Take one of your plug wires off, set the volt meter to 5k ohms scale. Make a contact to both terminals.
"Roughly":
more than 3200, wires are shot
2000-3000, typical carbon/graphite?,
1000-2000, typical good spiral wound, my choice for street
<1000, you need it to burn nitro
TAKE YOUR VOLT METER WITH YOU to the store, test a wire before you waste your money.

EX:Voltage drop: your house would be all DC and safer BUT the power station would have to be in your back yard. The longer the wire and/or the more connections and splices in the wire, the lower the voltage at the far end. Loose volts, you lost (watts) power.

Want some "free HP", motor off/ ignition on, meter on 20VDC scale, touch the leads to the batt + and -, gona read 11.8 or so.
Now touch the meter + to the coil + and meter - to an engine ground.
#'s match, perfect
one half volt drop, kinda normal stock wiring
more than one volt, your starving the coil for electrons (volts), your 40k coil is putting out more like 30k (?) spark voltage.
Look for splices, worn ign switch, corroded wires, etc.
 

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I think the test light should be the first piece of test equipment to buy. It is much easier to walk before you run, or maybe crawl before you walk. And it will find the majority of common electrical problems with just a basic idea of the power path. The next thing to conquer is resistance, or ohms.
And while the volt drop test is not that complcated they seem hard to explain to beginners. Every time I try to explain it in the simlest possible terms I get greeted by this blank stare like I just tried to explain the theory of relativity or something.
I find that even many experienced mechanics are intimidated by electrical diagnostics and have some kind of mental block.
 

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from what it sounds like to me is possibly a linkage problem... is there any play in the linkage? has the trans been worked on recently? is everything tight/shift arm bushings in tact(if it came with them)?i wouldnt go digging into electrics until ive gone through the physical aspects 1st.
 

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willowbilly

a test light gets to be a bad habit.......my good mechanic friends all have that bad habit.

I thought I explained ohms clear enough.

Here's another try at a easy way to understand the basic principle of DC voltage drop:

The batt to solonoid to starter motor wire is usually about 4 feet of size 6 (?) wire. Car starts fine, 12V x 20amp starter motor = 240watts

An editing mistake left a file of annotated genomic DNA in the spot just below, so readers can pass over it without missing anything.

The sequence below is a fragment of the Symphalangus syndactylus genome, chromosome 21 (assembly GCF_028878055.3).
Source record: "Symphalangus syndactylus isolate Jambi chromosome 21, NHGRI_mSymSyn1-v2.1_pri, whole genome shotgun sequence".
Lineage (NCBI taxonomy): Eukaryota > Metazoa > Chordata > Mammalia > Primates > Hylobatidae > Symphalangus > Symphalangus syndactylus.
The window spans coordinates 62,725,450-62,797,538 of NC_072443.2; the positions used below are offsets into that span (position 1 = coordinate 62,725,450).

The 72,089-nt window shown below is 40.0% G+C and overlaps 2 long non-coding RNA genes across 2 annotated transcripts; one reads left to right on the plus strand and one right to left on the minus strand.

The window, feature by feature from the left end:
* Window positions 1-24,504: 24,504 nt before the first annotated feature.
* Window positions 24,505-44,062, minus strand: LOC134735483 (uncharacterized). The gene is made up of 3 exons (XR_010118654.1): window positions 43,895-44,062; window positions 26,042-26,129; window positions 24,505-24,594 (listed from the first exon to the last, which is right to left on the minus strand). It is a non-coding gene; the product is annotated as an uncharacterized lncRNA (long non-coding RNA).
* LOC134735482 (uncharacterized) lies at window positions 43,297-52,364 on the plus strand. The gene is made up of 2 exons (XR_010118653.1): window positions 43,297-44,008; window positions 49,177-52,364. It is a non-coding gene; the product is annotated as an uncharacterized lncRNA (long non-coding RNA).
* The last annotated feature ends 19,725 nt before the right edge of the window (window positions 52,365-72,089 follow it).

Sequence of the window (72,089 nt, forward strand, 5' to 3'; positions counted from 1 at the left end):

Move the batt to the trunk, use 16 feet of #6 wire to the solonoid, starter can barely crank, you have "roughly" 9-10V x 20 amps = 180-200 watts of power for the starter.
(and that's why you use a size #2 or #4 wire for the 16' so more electrons can flow)
 

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Well none of that is arguable but if you had a system that was working and now it isn't, what is a bad habit about using a test light to trace the power path?
And I'm not sure what kind of car you have but 20 amps won't spin the starter on any I have ever worked on. Have you ever used a Vat40 or a Snap-on AVR? If you had you would know it takes more than 10 times that to spin a V8 over and more like 350 to 400 initial amps when the starter kicks in
I do however agree with what you are saying about needing larger wire for longer distance.
 

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Like i simply said, check the neutral safety switch. Some things are just what they are and no amount of technical testers are going to change that. Before you run out and buy anything, loosen the switch, slide it a little forward and a little back while holding the key in the start position. Make sure of course that it's in neutral or park. If it triggers a response lock it down then check to make sure it won't start in any of the drive settings. If it's ok, great. If not, get a test light. You don't need to be a rocket scientist to discover path of flow principles in an already existing system.
 

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willowbilly3, geeze,

I was intending for the example of voltage drop to explain the Principal only.
I wrote the numbers only to show the results.
Heck, maybe it's 50cc electric start scooter example at 20 amps.

I picked that example because only using a test light would send alot of people off to the store to buy a new batt/solo/starter.

When the problem is the wire size and loss of volts which you can only see with a volt meter.

I've learned my lesson, no more, ......

and for the failing neutral switch in this thread, a test light is fine